I am really grateful to everyone who has been involved in my creative work. On “Dreams Of A Middle-Aged Man” album I worked with well-known, audio industry names who have worked with albums that have sold millions: Mixing Engineer Hiili Hiilesmaa, Mastering Engineer Vlado Meller and also associate producer Jussi Vuola and with music video for “Dreams Of A Middle-Aged Man” single with director Vesa Ranta, who I and many others think is best cinematographer in Finland and perhaps Scandinavia. What I realized about all of them is that they share love for music and their work. That is what really makes them stand out above others. The hunger to reach the best possible creative result. That love and passion in what we do is the key towards success with hard work of course.

Can you please give us your favorite “Life Lesson Quote”? Can you share how that was relevant to you in your life?
Favorite life lesson quote that comes to mind is from my father. It is a traditional Finnish saying which he transformed into a joke kind of thing when telling it. It is a bit weird but makes you think and reminds me of his sense of humor which is very important in life. You have to be able to laugh at things, at yourself and at the obstacles that life tosses on your way. The translation from finnish goes: “Eat the clay sparingly, said the frog to his son, because the page (or side) of the world is long.”

Is there a person in the world, or in the US whom you would love to have a private breakfast or lunch with, and why? He or she might just see this, especially if we tag them. :-)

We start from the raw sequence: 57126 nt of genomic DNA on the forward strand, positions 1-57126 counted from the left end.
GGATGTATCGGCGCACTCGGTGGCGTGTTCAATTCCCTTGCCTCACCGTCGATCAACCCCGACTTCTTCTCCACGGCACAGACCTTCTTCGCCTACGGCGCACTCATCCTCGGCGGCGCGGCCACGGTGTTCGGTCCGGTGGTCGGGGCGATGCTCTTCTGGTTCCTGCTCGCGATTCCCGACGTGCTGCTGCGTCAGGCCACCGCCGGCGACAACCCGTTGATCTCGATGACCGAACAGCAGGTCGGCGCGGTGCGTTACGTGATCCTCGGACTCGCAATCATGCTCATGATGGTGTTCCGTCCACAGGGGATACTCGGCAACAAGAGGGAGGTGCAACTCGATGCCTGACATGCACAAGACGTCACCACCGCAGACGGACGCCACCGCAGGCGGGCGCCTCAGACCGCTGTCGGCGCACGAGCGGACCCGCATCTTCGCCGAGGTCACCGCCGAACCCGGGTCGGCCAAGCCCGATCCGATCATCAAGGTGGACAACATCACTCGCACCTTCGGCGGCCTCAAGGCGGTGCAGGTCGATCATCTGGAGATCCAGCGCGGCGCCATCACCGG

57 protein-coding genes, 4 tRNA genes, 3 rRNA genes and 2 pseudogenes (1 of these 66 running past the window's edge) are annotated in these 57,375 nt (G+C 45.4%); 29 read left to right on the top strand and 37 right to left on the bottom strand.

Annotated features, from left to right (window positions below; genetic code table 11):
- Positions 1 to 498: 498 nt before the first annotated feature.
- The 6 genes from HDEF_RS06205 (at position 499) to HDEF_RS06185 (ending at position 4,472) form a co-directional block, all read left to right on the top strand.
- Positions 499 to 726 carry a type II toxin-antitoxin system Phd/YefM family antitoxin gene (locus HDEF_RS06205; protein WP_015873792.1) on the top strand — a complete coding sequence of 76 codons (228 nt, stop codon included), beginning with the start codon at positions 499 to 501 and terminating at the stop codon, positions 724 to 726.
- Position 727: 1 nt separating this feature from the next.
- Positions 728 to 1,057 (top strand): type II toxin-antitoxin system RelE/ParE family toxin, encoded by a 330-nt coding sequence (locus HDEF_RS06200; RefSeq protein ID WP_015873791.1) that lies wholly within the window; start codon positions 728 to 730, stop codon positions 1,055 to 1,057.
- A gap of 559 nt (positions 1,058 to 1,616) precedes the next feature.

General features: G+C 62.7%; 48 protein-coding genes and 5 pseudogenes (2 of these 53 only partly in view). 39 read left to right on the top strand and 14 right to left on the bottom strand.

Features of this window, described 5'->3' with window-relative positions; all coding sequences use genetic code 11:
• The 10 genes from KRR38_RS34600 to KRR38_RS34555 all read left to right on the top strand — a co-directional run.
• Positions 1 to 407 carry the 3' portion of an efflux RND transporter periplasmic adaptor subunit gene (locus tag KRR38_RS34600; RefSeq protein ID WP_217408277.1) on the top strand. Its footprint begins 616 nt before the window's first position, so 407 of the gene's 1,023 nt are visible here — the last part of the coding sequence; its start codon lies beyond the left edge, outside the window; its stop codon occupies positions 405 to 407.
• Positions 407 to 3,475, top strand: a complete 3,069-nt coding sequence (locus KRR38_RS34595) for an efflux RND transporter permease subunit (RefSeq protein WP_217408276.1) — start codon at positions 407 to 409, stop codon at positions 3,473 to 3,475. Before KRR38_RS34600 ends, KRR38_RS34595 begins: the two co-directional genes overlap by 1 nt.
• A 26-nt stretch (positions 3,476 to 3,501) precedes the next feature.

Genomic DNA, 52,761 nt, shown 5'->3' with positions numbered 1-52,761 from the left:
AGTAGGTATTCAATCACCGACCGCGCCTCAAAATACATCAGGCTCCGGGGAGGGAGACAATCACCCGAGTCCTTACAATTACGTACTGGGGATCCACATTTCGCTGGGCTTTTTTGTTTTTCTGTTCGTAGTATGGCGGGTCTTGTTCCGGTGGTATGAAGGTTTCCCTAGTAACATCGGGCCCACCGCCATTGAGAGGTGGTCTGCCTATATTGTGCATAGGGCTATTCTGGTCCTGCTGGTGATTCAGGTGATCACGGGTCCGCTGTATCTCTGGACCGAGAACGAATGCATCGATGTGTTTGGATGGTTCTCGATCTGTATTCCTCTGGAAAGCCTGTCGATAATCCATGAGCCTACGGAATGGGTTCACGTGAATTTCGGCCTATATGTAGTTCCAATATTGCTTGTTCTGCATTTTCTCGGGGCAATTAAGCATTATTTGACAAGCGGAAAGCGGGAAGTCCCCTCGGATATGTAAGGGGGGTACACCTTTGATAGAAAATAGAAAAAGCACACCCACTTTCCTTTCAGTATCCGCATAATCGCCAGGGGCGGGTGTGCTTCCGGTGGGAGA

I admire Tom Waits greatly. His uniqueness, the quality of his music and his uncompromising loyalty to his own art are at unbelievable level. I have most of his albums with Closing time and Mule Variations as my favorites. Mule Variations kind of blends easiest the two sides of his art: the crazier, noisier stuff and the warm ballads. Waits has one of the most interesting, meaningful, deep and cryptic lyrics out there. He makes stories and sounds that taste of life, experience and wisdom. His songs have also been some of the most successful hits of other artists proving the quality of the compositions. I have never seen him play live but saw a video concert that was pure magic. Not many artists are capable of capturing that kind of live momentum to a video. It is proof that he is one of a kind and completely at his own level.

How can our readers follow you online?

You can find my accounts easiest from https://www.mauridark.com

This was very meaningful, thank you so much! We wish you continued success!

Thank you it was a pleasure!



Edward Sylvan CEO of Sycamore Entertainment Group
Authority Magazine

Edward Sylvan is the Founder and CEO of Sycamore Entertainment Group Inc. He is committed to telling stories that speak to equity, diversity, and inclusion.